Laya Trek (12 nights/13days)
[spoiler title=’Day 1: Paro – Shana/Soi Thangthangkha. (Distance 6-7 hours hike, 3560m) ‘]
We drive 1.5 hours the winding road northwest up the Pa Chu to Drukyel, the ruined Dzong which once defended this valley from Tibetan invasion. This fortress, now under renovation, was once strategic in Bhutan’s defense against Tibetan invasion. Mt. Jhomolhari (24,500 feet), the sacred summit, reaches skyward beyond the Dzong. The road ends at Shana (2485m) where we find the army check post and the trek begins, following the river gently uphill through a narrowing agricultural valley. Many farms line the valley.
The trail proceeds up a wide valley beneath forest-covered mountains. Continue uphill through the river valley. It narrows and closes in and the trial winds up and down along the drainage. The trek is mostly downhill. Camp is in a meadow with a stone shelter.
The trailheads gradually up the river valley, passing farms and crossing and re-crossing the river many times. The trail goes up and down quite a bit and the footing is sometimes challenging with many river rocks on the path.
Overnight at Soi Thangthangkha campsite.
[spoiler title=’ Day 2: Soi Thangthangkha – Jangothang (Distance 5-6 hours hike, 4080m).’]
We continue up the Pa Chu, passing a small army post where the valley begins to widen again. Now views of high ridges and snow-capped peaks can be seen all around. You may see Yak herders’ winter homes. The trail climbs to a beautiful flat plateau with a small chorten, and then follows the river around a sharp bend. Another brief climb takes us to plateau where our staff will have a hearty lunch waiting for us.
After a hot lunch of noodles and vegetables, we continue, now above tree line, through a spectacular valley lined with snow peaks and several huge waterfalls. We pass the small village of Jangothang, with their new health clinic, school and within an hour, we reach the camp at the base of the ruins of an ancient fortress and (if it is clear) Jhomolhari looming at the end of the valley.
Overnight at Jangothang campsite.
[spoiler title=’Day 3: Jangothang day Excursion to Tsophu (4300m) ‘]
Trek up to Tsophu or do any one of the three hiking excursions. Mt.Jhomolhari (23,995ft/7315m) and its subsidiary are directly west, Mt.Jichu Drake (22,470ft/6850m) is to the north, unclimbed summits and ridges to the east. Today’s program is the excursion around Jhomolhari which can include a beautiful rewarding walk to the Tsophu Lakes. The trail crosses the river and begins to climb up to the lakes. A steep climb for about 45 minutes with spectacular views of Jitchu Drake (22,470ft/6850m) and Jhomolhari which grow more and more impressive as you gain altitude. Once you reach the top of the plateau, the trail will level out and after crossing a small hill, the first lake will come into view. This is a spectacular walk with the three major peaks rising above the valley, a broad stream on your right and snow covered peaks in the distance. As we near the top of this first incline, we cross a small glacial stream. The trail winds up and into an upper valley, with snow capped peaks in the distance. Be on the lookout for Blue Sheep on the steep hillsides above the valley. In the fall, the sheep gather together in herds numbering up to 300 individuals. In addition to the Blue Sheep, there are several Snow Leopards, which live in this region but very hard to spot.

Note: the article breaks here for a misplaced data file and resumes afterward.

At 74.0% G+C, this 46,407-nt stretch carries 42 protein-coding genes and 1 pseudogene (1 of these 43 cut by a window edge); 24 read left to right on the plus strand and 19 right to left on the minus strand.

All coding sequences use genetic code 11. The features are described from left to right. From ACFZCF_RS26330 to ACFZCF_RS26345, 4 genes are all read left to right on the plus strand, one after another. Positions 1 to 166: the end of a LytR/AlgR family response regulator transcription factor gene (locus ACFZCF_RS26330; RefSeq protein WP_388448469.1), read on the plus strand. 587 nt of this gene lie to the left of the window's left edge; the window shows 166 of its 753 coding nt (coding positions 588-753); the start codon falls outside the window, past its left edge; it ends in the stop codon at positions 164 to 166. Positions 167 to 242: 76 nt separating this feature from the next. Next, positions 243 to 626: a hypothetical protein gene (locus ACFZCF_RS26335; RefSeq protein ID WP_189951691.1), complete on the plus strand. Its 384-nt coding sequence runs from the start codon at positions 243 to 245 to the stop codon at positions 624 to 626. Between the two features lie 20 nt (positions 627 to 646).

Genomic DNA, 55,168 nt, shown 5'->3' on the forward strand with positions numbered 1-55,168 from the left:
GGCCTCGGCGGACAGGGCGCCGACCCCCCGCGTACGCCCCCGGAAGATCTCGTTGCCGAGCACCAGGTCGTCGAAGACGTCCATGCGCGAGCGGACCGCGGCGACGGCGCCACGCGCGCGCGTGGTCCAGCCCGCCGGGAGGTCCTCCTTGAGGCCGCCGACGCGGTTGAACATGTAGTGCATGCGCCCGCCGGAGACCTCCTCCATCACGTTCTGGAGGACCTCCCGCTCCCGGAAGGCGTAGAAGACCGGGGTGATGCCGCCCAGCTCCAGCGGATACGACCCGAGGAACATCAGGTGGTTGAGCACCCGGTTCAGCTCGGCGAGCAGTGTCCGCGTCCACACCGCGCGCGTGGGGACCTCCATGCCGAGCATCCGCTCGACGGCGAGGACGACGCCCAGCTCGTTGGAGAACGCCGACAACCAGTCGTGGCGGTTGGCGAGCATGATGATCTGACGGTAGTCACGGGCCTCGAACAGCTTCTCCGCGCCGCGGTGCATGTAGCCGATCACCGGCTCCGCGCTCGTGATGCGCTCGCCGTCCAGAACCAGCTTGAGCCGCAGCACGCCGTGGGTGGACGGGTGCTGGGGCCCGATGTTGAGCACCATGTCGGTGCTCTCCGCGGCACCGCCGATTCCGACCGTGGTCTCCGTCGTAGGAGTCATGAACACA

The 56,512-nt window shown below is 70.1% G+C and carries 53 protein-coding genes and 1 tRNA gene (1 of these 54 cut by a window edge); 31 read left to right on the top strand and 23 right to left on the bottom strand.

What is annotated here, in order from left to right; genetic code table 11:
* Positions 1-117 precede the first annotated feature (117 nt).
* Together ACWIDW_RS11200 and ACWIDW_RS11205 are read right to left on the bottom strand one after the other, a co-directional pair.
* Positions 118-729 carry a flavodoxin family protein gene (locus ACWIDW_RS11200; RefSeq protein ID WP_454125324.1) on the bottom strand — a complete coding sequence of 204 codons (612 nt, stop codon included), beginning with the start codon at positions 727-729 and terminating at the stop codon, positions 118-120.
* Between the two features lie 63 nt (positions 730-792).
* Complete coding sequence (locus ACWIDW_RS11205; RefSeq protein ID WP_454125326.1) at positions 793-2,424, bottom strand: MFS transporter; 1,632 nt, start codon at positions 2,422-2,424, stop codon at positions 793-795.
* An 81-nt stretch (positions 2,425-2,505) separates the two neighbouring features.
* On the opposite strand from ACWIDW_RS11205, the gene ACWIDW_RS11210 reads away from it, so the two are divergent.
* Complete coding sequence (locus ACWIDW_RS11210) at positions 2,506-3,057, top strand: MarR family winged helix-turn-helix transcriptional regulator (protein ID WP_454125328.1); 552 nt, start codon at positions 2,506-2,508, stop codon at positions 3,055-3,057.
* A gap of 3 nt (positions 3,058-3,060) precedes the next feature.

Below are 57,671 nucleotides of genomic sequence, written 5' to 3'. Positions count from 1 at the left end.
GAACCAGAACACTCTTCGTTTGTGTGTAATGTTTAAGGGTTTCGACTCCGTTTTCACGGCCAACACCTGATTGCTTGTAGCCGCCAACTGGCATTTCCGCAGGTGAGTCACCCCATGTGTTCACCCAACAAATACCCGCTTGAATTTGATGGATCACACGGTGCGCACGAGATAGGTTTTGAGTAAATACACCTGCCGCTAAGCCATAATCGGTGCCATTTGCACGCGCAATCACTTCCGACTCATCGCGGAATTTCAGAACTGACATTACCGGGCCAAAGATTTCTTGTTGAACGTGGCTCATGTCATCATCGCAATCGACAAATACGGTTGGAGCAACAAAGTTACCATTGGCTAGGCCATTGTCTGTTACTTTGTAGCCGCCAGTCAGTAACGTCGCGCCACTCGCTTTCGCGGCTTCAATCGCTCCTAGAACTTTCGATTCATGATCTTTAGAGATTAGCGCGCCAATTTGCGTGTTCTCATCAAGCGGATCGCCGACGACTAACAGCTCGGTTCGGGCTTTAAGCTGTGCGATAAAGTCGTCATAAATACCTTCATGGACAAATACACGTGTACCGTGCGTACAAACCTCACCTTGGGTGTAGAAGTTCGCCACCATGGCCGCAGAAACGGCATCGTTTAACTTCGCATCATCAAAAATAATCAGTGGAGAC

Overnight at Jangothang campsite.
[spoiler title=’Day 4: Jangothang – Lingzhi (Distance 5-6 hours, Alt. 4150m) ‘]
After a long climb (3 to 3.5hr) the first high and windy pass of this trek, the Nyile La (16,040ft/4890m) is reached. From Nyile la you can see far towards the east-northeast into trekking area covered over the next couple of days. From the pass, descend a short and steep section with loose stones. After a 30 min hike down a flat sheltered lunch spot is reached. As we continue Masa Gang peak and Lingzhi Dzong can be seen in its full glory, a powerful, solitary structure in the middle of an enormous wilderness.
Finally the campsite which is located next to a tourist bungalow is reached.
Information on Lingzhi: the Lingzhi area has 118 households and about 400 people, some who have migrated from Tibet as refugees. Below the Lingzhi village is a military camp and a small hydro power plant.
Overnight at Lingzhi campsite.
[spoiler title=’Day 05: Lingzhi – Chebisa (Distance 3-4 hours, 3990m) ‘]
Leaving the Lingzhi village behind, the most pleasant walk of the whole trek starts on a wide trail located high above the valley floor. After 1hr small cairn with some prayer flags is reached on the ridge called Talela (13,450ft/4100m). The track descends into a slide village called Goyok 13,120ft/4000m). There are 25 households and about 100 inhabitants. There is a Ja Goed Dzong built by Phajo Drugom Zhipo. This Dzong is one of the oldest and most sacred in Bhutan, believed to have been built in 16th century.